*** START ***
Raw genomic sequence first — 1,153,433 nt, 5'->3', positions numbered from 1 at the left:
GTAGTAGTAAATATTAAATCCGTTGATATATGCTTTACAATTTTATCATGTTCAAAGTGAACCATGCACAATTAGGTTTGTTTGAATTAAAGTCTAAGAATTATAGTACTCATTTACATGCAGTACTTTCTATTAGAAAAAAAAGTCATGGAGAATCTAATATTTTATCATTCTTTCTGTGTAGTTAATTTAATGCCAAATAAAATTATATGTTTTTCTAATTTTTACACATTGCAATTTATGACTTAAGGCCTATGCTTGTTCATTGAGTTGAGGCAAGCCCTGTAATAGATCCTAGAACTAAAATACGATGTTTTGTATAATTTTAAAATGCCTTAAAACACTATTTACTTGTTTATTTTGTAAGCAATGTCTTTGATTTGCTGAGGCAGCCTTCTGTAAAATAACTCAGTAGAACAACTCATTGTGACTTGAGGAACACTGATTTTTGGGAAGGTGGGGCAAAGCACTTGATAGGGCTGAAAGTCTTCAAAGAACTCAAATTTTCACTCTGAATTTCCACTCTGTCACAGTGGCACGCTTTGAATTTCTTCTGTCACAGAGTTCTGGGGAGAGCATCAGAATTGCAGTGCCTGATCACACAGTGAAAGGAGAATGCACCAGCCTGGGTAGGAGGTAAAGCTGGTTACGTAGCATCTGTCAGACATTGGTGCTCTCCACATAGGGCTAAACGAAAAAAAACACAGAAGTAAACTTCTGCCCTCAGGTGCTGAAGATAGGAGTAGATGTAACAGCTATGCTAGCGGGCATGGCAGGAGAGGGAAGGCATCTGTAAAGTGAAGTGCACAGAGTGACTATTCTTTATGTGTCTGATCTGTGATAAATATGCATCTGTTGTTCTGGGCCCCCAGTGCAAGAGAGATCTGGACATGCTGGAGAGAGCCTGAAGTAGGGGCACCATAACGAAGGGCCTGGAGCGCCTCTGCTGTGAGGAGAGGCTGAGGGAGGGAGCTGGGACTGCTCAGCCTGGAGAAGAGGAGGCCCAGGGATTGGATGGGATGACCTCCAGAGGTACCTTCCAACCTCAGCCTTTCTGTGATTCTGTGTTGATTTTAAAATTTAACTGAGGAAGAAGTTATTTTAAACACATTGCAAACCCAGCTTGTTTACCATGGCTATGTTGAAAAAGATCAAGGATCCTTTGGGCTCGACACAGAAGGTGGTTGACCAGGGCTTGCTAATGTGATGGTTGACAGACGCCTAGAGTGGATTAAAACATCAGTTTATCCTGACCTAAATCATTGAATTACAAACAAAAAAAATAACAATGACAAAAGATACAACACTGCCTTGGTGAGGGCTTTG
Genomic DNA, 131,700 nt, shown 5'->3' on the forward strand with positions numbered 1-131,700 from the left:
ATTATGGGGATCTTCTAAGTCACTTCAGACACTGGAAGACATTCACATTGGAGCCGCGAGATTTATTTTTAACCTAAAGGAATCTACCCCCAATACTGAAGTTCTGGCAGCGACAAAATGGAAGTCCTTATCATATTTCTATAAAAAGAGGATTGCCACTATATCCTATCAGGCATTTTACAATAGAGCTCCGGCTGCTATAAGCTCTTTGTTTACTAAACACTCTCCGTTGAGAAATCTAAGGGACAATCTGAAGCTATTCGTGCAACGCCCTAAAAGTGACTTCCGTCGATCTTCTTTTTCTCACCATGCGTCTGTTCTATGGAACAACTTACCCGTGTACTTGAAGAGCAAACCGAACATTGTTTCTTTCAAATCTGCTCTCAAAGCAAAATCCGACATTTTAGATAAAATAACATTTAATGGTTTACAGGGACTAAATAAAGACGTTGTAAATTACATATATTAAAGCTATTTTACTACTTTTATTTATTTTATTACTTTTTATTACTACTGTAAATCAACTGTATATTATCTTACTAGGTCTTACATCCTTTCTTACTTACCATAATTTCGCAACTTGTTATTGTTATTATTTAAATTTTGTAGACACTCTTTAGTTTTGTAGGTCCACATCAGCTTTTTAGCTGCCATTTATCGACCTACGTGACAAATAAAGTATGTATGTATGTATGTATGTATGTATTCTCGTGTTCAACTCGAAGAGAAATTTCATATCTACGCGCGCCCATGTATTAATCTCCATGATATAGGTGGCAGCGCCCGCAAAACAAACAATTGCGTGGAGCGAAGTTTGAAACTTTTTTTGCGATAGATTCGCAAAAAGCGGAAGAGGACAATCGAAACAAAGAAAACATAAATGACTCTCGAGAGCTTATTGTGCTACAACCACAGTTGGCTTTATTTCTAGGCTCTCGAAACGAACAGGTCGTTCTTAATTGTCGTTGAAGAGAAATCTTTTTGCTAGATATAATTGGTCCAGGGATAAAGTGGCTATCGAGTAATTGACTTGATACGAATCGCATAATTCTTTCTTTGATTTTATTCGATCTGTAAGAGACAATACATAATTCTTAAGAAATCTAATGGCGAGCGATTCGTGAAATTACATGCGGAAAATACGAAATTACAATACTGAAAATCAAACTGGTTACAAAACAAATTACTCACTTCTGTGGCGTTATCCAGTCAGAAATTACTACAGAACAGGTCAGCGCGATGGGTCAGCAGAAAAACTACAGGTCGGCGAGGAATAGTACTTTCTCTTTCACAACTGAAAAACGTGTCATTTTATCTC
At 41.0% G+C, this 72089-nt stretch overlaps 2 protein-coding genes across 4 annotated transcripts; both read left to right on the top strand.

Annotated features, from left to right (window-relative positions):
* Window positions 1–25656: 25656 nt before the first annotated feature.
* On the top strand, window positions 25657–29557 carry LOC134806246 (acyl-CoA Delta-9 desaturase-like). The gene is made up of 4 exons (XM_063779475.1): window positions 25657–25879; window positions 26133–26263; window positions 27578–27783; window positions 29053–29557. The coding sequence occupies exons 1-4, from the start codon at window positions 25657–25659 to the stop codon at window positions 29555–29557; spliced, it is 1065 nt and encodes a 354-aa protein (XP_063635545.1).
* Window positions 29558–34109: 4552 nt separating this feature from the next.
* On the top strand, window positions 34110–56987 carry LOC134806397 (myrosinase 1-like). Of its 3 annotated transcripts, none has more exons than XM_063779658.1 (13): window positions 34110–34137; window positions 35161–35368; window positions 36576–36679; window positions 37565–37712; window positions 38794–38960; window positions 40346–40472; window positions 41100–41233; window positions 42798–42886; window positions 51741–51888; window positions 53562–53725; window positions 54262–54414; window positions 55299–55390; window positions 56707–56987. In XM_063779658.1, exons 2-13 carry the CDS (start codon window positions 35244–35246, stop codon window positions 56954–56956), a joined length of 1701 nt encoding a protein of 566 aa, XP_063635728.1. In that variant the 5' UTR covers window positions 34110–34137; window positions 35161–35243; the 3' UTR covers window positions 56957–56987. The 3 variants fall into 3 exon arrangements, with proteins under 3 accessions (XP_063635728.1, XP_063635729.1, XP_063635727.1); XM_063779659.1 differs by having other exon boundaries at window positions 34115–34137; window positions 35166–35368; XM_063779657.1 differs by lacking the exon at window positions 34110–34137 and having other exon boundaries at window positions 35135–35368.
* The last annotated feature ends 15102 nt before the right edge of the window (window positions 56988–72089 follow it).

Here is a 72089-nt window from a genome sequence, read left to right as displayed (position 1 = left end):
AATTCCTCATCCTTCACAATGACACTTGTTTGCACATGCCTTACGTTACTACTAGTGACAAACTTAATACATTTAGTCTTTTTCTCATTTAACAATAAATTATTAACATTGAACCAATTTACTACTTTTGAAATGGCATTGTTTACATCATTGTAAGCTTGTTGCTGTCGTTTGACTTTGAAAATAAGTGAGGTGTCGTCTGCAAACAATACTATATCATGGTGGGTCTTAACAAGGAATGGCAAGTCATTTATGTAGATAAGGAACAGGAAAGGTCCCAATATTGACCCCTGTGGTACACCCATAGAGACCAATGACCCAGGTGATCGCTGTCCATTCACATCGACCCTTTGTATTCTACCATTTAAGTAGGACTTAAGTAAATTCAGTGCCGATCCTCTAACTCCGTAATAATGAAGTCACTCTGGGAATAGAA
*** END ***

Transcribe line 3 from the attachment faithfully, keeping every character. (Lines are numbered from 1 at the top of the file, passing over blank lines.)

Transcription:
Genomic DNA, 131,700 nt, shown 5'->3' on the forward strand with positions numbered 1-131,700 from the left: